Big game developers almost always deliver their apps in several languages. As an independent app developer, especially if you’re new to the trade, delivering a translated app isn’t always easy. It’s a challenge to figure out when to translate your app, or if it should even be translated at all.
Popular apps like Flappy Bird don’t require translation because they are self-explanatory and not language-centric. However, other more complex games like Clash of Clans or Hay Day do require a translation, otherwise it might be impossible for some people to understand.
Using an App’s Lifespan to Your Advantage
Games and other similar apps tend to have short lifespans. It is becoming increasingly normal for customers to jump from one app’s popularity to the next very quickly. Flappy Bird is a good example of this. It was incredibly popular for a good while, but it isn’t talked about much anymore. Games like Clash of Clans and Hay Day have kept their customer base for quite a long time by keeping this in mind how important it is to figure out where your app stands in its life cycle.
This graph presents the four basic lifespan stages: R&D, Growth, Maturity, and Decline. The amount of time between cycles is shrinking rapidly, and the reason for this is an increase in competition and a decline in customer loyalty.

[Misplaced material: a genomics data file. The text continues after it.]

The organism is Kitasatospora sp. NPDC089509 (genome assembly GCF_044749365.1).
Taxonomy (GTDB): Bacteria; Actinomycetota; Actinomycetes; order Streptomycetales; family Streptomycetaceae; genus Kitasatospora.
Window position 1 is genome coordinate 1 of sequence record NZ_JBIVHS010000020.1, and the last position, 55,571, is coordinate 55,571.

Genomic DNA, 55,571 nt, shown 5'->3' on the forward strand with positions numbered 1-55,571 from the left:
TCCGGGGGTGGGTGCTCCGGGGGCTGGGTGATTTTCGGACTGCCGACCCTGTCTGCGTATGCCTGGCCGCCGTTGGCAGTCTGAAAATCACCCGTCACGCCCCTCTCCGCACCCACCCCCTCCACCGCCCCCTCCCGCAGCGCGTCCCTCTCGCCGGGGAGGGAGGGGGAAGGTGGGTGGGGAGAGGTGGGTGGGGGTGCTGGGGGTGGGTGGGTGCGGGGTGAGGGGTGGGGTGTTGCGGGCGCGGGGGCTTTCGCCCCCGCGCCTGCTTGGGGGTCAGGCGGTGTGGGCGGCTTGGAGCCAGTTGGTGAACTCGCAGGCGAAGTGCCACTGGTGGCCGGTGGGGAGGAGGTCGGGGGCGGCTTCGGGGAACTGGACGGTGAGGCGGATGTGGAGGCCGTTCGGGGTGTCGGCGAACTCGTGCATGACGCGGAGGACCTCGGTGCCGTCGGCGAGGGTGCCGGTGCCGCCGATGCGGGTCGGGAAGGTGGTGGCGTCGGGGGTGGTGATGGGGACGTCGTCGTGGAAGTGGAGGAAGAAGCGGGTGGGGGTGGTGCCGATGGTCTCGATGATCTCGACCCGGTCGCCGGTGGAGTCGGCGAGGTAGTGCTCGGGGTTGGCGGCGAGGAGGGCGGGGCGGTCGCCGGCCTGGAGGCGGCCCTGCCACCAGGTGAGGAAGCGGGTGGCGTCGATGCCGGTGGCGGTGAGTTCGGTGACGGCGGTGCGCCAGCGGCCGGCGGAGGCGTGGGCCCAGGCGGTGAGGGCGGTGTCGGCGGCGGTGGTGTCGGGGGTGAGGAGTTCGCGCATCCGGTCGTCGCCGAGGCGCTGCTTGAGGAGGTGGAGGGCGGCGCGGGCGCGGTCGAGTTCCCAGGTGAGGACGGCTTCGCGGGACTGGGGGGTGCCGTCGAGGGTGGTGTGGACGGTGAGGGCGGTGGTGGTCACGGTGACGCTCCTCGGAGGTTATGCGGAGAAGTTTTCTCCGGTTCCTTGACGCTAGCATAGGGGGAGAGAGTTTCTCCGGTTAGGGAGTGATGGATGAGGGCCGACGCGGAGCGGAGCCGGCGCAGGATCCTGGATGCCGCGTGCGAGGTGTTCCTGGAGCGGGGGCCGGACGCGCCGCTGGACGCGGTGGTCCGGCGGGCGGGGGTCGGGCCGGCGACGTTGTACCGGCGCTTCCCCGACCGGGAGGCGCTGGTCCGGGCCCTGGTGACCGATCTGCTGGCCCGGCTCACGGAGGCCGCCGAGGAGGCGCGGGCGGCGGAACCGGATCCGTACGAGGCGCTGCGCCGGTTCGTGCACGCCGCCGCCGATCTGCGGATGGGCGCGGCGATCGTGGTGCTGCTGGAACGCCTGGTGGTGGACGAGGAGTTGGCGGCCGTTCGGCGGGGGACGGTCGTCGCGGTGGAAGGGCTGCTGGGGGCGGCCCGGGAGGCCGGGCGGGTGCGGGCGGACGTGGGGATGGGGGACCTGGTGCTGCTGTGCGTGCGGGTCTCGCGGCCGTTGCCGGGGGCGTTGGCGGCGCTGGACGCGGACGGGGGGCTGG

What is a step to take before translating your app? Investigating the popularity of your app and its predicted longevity is a good place to start. A game like Flappy Bird is fun for maybe a week, but after that the game becomes repetitive and offers little variety. If your app is a game that has more layers to keep customers interested, and you are steadily gaining more popularity and recognition, it would be a good idea to translate the app to gain momentum in other markets. As a translator, these apps can be beneficial to your professional experience because of the credit you’ll receive from translating a popular app.
So, when is the best time to translate your app?
The easiest way to start is by translating the app as it is created. When you deliver the app in several languages, you will likely gain popularity in various countries at once. Another option would be to translate the app if you notice it gaining popularity in more than one country. For example, if your app is becoming popular in France, but you only offer the app in English, it would be a profitable opportunity to translate your app into French. It all comes down to what your gut says, and knowledge of the language in question, as well as your financial capabilities to translate and/or hire a translator to do the work for you.